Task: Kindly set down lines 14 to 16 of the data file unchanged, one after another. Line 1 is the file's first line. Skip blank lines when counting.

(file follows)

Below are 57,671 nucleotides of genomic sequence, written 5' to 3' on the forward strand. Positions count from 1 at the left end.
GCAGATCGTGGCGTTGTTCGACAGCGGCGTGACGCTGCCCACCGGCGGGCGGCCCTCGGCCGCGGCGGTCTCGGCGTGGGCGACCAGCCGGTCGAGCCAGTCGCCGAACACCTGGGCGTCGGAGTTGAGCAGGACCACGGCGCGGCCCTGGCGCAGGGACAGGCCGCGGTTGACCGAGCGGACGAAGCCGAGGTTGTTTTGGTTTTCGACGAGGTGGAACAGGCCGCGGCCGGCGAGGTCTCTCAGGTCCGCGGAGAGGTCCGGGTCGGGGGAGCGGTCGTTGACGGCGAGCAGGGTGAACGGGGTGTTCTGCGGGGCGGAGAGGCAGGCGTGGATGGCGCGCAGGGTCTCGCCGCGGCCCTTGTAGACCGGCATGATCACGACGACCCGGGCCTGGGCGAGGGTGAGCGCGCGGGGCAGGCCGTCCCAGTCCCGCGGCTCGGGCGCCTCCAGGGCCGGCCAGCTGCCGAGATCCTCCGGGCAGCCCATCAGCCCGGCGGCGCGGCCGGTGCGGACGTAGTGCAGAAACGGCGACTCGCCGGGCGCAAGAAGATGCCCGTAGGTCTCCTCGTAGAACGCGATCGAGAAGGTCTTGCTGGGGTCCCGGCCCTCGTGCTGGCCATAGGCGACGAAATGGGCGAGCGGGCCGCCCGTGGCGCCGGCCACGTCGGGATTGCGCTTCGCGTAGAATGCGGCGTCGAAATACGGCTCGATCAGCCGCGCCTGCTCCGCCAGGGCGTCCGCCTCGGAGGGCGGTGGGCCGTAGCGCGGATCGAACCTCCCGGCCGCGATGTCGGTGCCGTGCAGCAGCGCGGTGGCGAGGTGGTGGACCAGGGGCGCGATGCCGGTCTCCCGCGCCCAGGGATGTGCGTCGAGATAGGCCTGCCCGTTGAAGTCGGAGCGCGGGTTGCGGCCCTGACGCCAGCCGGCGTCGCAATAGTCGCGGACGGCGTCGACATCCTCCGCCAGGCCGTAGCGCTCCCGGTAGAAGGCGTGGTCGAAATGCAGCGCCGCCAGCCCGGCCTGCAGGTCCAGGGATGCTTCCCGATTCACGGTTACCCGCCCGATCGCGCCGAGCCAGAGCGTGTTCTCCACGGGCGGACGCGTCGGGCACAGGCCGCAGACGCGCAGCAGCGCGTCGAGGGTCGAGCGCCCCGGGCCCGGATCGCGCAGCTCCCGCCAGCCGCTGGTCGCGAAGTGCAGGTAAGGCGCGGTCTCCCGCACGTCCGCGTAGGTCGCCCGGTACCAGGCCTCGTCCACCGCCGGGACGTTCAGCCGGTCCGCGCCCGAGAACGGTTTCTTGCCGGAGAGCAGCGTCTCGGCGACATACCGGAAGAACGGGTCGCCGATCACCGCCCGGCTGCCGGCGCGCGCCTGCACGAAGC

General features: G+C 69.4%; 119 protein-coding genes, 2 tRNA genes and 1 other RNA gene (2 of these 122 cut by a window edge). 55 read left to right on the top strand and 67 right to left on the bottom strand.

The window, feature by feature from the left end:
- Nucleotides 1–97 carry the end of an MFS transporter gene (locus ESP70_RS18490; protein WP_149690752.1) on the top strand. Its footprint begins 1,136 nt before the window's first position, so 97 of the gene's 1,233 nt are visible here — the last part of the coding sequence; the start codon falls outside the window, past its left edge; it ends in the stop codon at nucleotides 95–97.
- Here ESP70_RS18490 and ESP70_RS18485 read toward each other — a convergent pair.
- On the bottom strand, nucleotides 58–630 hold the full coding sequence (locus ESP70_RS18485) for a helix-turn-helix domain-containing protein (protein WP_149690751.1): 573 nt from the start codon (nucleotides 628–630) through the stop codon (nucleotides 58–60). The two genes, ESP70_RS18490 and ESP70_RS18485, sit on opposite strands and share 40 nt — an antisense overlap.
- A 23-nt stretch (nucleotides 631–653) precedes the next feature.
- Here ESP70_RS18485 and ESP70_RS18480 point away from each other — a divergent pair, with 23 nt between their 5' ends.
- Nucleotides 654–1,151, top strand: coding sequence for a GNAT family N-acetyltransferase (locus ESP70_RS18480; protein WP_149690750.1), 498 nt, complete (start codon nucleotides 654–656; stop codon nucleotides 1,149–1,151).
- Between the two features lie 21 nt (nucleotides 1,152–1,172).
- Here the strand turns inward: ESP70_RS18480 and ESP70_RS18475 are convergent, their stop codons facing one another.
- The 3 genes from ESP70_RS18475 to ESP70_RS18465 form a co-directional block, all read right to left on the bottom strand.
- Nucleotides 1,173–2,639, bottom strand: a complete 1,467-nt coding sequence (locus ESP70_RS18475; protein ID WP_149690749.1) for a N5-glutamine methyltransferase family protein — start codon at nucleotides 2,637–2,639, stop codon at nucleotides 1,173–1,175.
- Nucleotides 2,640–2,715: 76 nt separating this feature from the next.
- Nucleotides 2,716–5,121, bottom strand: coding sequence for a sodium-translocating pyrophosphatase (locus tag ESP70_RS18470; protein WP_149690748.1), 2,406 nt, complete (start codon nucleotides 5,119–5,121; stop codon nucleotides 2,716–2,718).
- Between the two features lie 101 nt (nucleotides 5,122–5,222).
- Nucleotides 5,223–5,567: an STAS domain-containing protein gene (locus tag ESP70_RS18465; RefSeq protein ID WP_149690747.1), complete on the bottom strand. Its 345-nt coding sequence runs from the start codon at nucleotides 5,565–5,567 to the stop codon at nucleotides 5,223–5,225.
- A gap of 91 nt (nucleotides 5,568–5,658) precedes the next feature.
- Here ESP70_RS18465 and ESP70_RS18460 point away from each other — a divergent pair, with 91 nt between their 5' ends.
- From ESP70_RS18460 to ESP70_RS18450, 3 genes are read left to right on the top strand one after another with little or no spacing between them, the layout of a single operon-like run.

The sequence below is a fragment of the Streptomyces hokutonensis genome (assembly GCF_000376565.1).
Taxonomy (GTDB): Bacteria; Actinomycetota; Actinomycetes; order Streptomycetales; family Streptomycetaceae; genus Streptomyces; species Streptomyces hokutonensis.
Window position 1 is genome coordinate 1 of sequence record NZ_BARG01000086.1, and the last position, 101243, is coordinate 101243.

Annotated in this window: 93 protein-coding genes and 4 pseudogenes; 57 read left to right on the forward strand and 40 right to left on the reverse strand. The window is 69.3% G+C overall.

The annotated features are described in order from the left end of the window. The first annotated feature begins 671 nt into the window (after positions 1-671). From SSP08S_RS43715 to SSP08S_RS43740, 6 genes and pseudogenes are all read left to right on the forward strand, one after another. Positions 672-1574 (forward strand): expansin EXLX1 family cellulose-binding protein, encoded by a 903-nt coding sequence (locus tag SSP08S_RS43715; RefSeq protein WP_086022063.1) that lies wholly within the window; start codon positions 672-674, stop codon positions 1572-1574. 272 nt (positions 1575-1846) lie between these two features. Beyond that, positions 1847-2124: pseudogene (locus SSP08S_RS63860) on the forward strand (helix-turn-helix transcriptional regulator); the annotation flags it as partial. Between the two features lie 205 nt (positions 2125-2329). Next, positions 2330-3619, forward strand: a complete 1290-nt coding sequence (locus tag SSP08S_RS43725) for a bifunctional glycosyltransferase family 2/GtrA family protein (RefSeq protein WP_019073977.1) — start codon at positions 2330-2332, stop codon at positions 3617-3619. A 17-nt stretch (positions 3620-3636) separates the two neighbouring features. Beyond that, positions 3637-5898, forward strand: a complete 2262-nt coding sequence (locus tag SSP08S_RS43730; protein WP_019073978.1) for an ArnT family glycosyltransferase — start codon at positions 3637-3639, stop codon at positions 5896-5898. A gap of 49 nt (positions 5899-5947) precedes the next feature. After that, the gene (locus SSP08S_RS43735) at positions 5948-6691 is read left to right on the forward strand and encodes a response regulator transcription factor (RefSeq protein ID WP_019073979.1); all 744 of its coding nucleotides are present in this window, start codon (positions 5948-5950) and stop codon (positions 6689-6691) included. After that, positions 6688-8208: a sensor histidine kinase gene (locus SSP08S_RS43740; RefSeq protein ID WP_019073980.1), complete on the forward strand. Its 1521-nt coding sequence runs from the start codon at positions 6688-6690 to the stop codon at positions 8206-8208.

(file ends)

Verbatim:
- Nucleotides 1,173–2,639, bottom strand: a complete 1,467-nt coding sequence (locus ESP70_RS18475; protein ID WP_149690749.1) for a N5-glutamine methyltransferase family protein — start codon at nucleotides 2,637–2,639, stop codon at nucleotides 1,173–1,175.
- Nucleotides 2,640–2,715: 76 nt separating this feature from the next.
- Nucleotides 2,716–5,121, bottom strand: coding sequence for a sodium-translocating pyrophosphatase (locus tag ESP70_RS18470; protein WP_149690748.1), 2,406 nt, complete (start codon nucleotides 5,119–5,121; stop codon nucleotides 2,716–2,718).